Stop to consider that the weight you are hauling down your bug-out route will start to feel geometrically heavier the longer you carry it, and the more exhausted you become and you will find this upgrade more than worthwhile.

5. – Go Modular

One of my favorite BOB upgrades that I admittedly took quite a while to warm to is modularization.

Modularization is a concept, a type of packing procedure, where about you place the contents of your BOB into smaller, individual units using pouches, compartments and other removable inserts that will keep items of a like nature or similar purpose bundled together for easy deployment, easy packing and, just as importantly, easy accountability.

As an example, let’s say you are settling down to start making camp. Instead of looking in two or three different compartments on the inside and outside of your bag to collect your matches, your lighter, your fire starter, your tinder or whatever else you use to start a fire you would pull out a single pouch, easily identifiable, that contains your primary fire starting gear.

You can have a similar couch made up for your trail tools consisting of a small hatchet, folding saw and so forth.

You can use almost any kind of pouch or container for the purpose so long as it is reasonably light and durable. I have seen folks use everything from MOLLE pouches to heavy-duty plastic freezer bags.

There is a small trade-off when you decide to modularize your BOB, however. Most people will find it entirely worthwhile no matter how small and how light your individual containers are but they will still take up a little bit of room and a marginal amount of weight from your total capacity.

That being said, the sheer convenience and ease of use of this method makes the choice clear for me, and please believe me when I say I think it will work well for you too!

6. – Upgrade Straps and Frame

This upgrade is especially salient for those who choose a BOB that has an internal or external frame, but it still applies to any backpack of any kind.

Perhaps the most important components of any backpack are those that actually come in contact with your body, and those that help to control and stabilize the load that it carries.

Subpar padding, thin, chafing straps and annoying waist belts are chief offenders here, as are bulky, heavy external frames and flimsy internal frames.

Let’s start with the straps and belts.

If you notice that your backpack straps are constantly skidding around, chafing you, creating hotspots, and generally just being a huge pain in the ass, or the waist belt never seems to stay tight and afford the pack any extra stability you should consider upgrading them with an aftermarket model, or even a custom upgrade if you know any local shops that can handle sewing on nylon.

Recall when I said above that any annoyance at the beginning of your travels will slowly metamorphosize into an absolutely hellish experience near the end.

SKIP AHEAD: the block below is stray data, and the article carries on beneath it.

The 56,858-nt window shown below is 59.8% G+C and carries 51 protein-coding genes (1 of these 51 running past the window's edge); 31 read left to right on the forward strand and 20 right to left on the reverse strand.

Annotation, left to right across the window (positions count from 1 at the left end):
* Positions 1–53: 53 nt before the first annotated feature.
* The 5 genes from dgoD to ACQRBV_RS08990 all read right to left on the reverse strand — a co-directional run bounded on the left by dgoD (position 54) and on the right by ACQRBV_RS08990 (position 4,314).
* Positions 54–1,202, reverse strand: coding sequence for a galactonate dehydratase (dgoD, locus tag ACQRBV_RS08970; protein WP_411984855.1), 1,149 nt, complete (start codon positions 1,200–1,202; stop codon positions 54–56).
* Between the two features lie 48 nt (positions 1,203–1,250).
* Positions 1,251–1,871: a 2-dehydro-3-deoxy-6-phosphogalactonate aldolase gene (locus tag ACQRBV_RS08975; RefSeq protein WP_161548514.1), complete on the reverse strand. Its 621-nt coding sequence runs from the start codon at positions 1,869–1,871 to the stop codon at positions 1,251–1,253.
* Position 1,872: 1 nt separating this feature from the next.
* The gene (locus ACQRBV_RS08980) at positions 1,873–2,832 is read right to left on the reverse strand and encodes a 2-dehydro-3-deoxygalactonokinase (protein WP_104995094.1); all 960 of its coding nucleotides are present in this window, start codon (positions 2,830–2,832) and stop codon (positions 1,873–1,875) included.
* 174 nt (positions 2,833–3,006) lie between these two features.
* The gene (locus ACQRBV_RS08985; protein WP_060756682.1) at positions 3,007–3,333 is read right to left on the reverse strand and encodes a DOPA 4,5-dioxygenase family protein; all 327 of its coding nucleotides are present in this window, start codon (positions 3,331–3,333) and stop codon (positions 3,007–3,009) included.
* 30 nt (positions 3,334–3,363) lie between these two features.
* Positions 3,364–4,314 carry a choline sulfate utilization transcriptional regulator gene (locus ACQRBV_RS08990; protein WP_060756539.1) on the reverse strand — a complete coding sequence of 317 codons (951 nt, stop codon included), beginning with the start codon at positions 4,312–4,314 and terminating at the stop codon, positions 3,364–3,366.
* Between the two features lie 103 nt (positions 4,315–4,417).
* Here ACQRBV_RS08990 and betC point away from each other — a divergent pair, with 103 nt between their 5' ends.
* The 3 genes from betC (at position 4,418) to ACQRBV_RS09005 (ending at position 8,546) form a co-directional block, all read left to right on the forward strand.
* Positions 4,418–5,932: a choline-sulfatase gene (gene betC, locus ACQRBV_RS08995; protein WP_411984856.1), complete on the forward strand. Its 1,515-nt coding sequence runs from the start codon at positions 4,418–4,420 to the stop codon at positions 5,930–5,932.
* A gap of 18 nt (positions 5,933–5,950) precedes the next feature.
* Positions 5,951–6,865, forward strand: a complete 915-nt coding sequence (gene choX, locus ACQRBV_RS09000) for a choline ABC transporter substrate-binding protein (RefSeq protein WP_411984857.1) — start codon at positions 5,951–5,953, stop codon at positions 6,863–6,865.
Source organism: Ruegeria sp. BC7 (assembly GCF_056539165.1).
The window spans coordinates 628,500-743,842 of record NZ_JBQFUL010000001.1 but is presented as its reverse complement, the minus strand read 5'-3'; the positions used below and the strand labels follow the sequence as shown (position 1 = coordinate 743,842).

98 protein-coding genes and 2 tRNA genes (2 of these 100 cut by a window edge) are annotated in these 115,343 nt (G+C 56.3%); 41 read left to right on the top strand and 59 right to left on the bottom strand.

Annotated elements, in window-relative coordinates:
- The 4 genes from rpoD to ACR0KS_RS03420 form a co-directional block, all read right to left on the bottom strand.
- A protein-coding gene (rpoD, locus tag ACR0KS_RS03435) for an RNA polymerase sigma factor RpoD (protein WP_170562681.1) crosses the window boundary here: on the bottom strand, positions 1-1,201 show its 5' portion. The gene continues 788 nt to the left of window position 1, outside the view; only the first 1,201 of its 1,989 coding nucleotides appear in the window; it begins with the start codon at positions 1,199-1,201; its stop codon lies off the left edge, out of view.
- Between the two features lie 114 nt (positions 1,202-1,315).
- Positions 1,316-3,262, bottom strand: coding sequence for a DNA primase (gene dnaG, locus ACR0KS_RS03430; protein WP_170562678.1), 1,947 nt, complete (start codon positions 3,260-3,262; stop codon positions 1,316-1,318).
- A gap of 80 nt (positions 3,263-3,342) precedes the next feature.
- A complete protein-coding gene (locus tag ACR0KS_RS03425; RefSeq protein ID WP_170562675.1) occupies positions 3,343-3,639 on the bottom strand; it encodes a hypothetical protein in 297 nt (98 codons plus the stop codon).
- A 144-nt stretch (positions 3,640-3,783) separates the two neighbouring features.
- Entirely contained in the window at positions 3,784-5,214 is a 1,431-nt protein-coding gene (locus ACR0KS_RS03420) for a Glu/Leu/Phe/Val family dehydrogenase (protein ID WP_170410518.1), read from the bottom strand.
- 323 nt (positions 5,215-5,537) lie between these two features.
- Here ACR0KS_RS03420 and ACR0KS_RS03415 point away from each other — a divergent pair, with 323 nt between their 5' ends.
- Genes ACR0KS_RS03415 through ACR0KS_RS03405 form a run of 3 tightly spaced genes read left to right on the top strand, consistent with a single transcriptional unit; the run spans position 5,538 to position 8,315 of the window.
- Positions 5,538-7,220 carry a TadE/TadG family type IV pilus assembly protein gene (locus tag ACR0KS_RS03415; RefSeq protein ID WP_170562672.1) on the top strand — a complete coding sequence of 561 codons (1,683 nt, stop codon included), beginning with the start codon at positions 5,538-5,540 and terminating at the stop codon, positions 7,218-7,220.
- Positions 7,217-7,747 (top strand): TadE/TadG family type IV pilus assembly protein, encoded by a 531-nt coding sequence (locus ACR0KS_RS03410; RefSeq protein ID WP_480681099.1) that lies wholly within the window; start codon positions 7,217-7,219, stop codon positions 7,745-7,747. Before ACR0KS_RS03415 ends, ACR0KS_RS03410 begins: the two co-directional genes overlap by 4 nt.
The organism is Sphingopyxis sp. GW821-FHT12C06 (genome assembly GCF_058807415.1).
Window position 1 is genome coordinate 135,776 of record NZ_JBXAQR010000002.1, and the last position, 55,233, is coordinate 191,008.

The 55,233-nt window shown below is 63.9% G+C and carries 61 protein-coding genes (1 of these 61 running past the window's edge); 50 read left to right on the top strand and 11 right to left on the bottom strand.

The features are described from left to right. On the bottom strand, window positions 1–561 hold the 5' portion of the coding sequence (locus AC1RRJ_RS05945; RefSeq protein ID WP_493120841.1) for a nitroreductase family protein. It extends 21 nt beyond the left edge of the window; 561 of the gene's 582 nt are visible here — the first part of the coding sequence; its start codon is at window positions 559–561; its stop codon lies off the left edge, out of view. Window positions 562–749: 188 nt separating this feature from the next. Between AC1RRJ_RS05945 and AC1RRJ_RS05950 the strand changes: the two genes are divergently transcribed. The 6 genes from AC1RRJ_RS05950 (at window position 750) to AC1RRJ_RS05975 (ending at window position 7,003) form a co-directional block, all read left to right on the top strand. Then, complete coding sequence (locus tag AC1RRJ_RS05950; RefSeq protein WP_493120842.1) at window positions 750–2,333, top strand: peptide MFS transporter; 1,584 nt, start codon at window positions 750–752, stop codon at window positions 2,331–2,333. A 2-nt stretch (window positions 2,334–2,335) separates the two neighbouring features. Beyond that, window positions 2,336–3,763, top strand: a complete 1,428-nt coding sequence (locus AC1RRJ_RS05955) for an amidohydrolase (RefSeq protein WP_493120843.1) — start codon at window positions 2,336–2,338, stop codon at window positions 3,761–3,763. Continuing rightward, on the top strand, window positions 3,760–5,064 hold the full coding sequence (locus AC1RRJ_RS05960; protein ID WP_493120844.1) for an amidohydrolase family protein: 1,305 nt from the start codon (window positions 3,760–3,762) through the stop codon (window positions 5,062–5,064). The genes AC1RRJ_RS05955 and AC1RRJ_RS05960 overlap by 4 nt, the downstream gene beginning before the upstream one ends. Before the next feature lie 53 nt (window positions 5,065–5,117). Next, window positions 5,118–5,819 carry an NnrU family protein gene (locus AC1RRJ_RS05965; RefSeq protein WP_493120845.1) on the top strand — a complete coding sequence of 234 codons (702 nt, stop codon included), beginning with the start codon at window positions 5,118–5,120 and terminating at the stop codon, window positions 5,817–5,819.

For those of you carrying backpacks designed for moving seriously heavy loads, backpacks that typically have a frame of some type be it internal or external, you should assess it critically.

If the frame is not doing its job of lending the pack rigidity and stability, you should upgrade. Many lower-end packs with an internal frame are notorious for having that frame or liner be damn near worthless.

Many companies make aftermarket upgrade frames, and with a little DIY ingenuity it is entirely possible to fabricate your own if you can’t find one that serves our purposes.

7. – Go Silent

This is one upgrade that anyone can do with a little bit of time and effort, no money required! Most preppers, no matter how tightly they pack the contents of their BOBs, will wind up with a backpack that sounds a little bit like a carnival caravan; lots of clanking, banging, tinkling, rattling and jingling.

For any of our readers out there who served in combat arms while in the military, there are probably cringing at that idea. That is because they know the value of noise discipline as it pertains to one’s personal gear!

You might think it is laughable, but please believe me when I say that failing to rigorously enforce noise discipline while in a serious survival situation could result in your death or the deaths of the people you care about.

This is not just a concern for door kicking infantry and super-sneaky Special Forces types!

Aside from being annoying to listen to for 8 to 12 hours a day, the noise that your pack creates could attract attention from people who mean you harm, or just have bad intentions for you.

The constant noise created by the pack also stifles your own hearing, one of your most important senses, and the one that may very well be responsible for tipping you off to lurking danger.

The quieter you can make your BOB, the better. Dead silence is the standard; ideally you don’t want to hear anything but the straps creaking.

To accomplish this, it is necessary to wear your backpack as you have it packed and then periodically take it off to insulate, wrap, isolate and otherwise stifle the gear within until nothing is rubbing, grinding or banging into the items around it in a noisy fashion.

It is mildly laborious, but completely within the grasp of any prepper, and something you should definitely do.